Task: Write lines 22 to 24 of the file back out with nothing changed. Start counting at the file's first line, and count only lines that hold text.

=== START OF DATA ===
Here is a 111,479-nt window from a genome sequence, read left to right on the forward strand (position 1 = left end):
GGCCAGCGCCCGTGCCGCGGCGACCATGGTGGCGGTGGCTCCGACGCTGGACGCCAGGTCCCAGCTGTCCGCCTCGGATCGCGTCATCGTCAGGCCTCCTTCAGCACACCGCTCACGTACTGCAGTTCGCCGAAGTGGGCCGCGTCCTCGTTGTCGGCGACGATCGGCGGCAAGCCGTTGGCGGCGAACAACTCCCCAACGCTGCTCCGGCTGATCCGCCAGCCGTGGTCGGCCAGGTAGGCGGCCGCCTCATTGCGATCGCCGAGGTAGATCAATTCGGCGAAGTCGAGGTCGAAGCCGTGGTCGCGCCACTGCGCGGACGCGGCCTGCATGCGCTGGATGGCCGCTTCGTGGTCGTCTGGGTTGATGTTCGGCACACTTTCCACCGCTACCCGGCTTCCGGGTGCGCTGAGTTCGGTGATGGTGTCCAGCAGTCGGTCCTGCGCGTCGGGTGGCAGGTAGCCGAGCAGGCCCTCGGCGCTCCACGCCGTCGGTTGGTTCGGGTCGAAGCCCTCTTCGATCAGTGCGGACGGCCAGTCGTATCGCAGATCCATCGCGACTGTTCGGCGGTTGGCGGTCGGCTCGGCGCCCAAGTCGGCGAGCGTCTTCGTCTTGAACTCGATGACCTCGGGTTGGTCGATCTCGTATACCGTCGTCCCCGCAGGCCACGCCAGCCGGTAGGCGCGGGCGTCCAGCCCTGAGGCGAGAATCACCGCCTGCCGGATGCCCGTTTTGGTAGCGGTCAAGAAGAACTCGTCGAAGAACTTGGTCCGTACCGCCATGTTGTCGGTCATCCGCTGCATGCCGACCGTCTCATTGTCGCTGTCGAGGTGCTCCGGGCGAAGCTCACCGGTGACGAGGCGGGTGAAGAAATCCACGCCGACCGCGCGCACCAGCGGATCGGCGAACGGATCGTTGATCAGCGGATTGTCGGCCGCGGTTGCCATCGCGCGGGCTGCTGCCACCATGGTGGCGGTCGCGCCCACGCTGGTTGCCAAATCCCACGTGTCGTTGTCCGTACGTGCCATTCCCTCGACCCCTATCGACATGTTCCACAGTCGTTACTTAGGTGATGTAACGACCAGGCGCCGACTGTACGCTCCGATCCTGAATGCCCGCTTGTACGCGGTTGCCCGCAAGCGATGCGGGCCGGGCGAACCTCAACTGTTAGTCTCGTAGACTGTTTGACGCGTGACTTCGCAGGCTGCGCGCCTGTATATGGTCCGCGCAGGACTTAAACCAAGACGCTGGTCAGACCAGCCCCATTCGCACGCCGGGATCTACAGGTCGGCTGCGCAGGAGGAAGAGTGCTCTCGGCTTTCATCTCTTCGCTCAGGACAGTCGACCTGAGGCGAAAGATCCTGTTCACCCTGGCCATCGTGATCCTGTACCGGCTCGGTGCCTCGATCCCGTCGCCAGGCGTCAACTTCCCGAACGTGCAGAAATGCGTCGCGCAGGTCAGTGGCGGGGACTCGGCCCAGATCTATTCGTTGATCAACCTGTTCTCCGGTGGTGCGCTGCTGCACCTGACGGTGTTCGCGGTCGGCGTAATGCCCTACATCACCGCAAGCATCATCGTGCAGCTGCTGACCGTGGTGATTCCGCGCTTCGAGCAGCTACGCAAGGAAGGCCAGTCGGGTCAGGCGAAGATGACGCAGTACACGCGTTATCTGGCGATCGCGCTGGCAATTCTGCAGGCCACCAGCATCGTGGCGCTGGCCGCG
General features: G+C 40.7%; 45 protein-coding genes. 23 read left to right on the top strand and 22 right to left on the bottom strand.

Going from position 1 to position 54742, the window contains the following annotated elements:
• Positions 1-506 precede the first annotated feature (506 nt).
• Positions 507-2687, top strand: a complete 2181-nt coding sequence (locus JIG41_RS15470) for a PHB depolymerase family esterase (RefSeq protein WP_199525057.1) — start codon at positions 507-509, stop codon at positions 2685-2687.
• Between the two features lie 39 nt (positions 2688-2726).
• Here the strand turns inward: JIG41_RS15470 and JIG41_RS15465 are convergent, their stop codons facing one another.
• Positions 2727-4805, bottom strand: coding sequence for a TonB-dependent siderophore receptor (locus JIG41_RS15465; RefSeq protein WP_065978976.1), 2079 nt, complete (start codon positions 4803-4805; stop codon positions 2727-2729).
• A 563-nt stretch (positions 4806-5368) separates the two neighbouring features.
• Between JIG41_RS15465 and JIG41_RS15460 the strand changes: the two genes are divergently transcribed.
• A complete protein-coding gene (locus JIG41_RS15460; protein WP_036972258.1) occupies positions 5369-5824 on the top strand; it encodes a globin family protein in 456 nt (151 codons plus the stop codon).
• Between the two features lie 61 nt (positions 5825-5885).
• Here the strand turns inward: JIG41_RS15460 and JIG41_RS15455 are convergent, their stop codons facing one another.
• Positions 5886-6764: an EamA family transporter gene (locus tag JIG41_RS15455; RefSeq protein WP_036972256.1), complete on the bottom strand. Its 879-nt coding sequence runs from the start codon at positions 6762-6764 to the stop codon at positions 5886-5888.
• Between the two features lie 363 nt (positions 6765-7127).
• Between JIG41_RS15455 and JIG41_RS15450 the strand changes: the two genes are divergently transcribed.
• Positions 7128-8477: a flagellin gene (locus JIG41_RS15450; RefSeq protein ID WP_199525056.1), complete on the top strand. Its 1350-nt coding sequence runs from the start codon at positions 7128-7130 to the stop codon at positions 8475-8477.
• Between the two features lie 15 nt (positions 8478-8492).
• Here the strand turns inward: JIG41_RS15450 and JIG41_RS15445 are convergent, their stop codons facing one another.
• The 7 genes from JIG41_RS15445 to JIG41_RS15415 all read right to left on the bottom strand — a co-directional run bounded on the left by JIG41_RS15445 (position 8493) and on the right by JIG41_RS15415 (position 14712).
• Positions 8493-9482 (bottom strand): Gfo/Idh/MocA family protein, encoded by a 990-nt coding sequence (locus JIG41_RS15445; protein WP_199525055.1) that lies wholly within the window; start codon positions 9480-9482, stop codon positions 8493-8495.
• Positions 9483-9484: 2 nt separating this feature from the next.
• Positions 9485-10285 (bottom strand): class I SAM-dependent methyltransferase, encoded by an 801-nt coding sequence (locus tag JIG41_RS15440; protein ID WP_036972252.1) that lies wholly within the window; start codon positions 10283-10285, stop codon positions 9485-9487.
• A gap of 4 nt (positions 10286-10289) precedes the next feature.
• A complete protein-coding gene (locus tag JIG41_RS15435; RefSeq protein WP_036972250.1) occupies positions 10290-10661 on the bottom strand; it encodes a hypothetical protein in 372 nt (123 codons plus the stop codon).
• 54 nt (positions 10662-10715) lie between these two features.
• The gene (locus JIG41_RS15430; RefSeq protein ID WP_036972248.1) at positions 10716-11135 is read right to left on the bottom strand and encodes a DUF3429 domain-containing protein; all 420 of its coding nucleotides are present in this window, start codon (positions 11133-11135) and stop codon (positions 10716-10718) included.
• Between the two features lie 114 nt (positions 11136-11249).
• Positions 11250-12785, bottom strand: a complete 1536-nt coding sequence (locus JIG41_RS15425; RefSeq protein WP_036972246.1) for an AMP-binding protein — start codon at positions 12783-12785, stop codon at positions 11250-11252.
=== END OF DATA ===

• Positions 8493-9482 (bottom strand): Gfo/Idh/MocA family protein, encoded by a 990-nt coding sequence (locus JIG41_RS15445; protein WP_199525055.1) that lies wholly within the window; start codon positions 9480-9482, stop codon positions 8493-8495.
• Positions 9483-9484: 2 nt separating this feature from the next.
• Positions 9485-10285 (bottom strand): class I SAM-dependent methyltransferase, encoded by an 801-nt coding sequence (locus tag JIG41_RS15440; protein ID WP_036972252.1) that lies wholly within the window; start codon positions 10283-10285, stop codon positions 9485-9487.